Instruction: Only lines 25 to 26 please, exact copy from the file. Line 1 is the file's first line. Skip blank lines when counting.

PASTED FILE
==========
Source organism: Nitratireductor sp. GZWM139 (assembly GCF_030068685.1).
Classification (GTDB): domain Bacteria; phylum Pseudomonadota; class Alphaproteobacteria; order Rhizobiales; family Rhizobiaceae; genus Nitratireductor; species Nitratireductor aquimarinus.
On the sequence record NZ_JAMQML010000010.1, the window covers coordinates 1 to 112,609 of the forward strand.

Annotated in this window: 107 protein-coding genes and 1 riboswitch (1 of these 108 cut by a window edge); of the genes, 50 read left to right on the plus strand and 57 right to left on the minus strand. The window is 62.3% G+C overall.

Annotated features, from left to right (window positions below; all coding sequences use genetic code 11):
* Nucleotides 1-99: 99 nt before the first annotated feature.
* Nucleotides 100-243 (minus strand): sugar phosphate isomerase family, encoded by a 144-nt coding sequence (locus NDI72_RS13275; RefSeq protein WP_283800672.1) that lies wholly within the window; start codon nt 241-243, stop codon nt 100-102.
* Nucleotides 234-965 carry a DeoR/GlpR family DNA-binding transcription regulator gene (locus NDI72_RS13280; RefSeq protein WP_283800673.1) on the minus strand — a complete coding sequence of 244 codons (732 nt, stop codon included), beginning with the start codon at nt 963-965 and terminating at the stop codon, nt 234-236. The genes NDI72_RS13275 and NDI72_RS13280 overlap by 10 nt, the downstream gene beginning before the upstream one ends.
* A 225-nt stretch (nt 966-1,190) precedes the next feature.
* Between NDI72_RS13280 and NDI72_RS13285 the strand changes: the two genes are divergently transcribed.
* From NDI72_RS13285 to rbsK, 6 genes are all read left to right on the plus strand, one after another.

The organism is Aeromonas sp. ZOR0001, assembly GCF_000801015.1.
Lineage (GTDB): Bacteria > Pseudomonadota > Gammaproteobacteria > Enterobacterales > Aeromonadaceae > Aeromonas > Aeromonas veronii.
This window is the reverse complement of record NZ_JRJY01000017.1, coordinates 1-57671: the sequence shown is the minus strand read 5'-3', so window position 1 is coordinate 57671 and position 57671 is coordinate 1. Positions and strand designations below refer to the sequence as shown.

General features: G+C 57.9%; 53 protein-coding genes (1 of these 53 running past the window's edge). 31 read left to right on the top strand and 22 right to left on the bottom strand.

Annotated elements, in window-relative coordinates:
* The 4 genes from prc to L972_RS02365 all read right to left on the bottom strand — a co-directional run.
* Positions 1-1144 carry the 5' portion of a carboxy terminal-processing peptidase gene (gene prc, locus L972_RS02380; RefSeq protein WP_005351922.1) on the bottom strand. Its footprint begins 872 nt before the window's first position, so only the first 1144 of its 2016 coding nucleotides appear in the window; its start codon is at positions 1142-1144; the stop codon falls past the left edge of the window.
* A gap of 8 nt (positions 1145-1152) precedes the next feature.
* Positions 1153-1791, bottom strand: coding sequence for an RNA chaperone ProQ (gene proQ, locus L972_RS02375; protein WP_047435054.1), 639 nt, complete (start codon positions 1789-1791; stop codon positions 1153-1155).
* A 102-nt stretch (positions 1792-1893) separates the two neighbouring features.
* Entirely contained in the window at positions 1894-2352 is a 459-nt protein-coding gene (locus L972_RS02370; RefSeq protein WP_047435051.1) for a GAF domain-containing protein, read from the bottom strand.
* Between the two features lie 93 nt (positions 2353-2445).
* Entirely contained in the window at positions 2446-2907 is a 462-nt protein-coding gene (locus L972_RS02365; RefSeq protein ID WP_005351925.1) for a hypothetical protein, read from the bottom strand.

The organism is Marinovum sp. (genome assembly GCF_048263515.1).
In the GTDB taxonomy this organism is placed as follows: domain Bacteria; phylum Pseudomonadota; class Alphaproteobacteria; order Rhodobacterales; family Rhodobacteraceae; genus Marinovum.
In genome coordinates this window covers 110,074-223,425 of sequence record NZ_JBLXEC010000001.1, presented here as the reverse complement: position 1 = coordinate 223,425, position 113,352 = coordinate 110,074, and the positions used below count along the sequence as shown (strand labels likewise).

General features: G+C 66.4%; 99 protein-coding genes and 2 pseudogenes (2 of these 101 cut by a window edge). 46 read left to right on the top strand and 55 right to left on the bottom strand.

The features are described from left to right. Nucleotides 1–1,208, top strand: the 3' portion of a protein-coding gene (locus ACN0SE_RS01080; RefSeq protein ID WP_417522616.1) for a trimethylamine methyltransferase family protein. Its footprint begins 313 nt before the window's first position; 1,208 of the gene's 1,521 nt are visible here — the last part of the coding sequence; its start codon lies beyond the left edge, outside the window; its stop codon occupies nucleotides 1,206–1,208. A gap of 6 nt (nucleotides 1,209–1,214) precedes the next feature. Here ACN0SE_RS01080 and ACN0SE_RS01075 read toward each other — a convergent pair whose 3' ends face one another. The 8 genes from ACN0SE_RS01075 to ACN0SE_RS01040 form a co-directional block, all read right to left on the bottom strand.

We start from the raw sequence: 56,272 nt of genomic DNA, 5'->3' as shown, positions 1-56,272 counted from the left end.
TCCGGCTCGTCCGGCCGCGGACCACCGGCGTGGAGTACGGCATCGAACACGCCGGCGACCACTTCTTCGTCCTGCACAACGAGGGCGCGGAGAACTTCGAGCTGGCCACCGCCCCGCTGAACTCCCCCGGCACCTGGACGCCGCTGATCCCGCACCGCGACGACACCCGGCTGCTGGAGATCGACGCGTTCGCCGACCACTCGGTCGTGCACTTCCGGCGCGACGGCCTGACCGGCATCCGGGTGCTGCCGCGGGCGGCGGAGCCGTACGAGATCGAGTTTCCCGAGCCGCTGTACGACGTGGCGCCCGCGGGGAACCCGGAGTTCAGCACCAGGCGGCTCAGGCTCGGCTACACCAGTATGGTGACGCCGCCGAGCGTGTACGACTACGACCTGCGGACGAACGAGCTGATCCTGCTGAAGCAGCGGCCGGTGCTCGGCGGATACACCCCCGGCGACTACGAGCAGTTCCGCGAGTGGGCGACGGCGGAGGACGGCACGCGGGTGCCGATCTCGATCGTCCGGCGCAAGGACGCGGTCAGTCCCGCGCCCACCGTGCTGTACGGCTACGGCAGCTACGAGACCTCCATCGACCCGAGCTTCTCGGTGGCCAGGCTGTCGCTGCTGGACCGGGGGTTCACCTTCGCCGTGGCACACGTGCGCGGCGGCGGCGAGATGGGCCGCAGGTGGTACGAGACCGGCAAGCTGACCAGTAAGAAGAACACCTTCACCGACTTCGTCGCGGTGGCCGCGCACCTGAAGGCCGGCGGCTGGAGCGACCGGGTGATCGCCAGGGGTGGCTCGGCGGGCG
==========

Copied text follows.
The organism is Marinovum sp. (genome assembly GCF_048263515.1).
In the GTDB taxonomy this organism is placed as follows: domain Bacteria; phylum Pseudomonadota; class Alphaproteobacteria; order Rhodobacterales; family Rhodobacteraceae; genus Marinovum.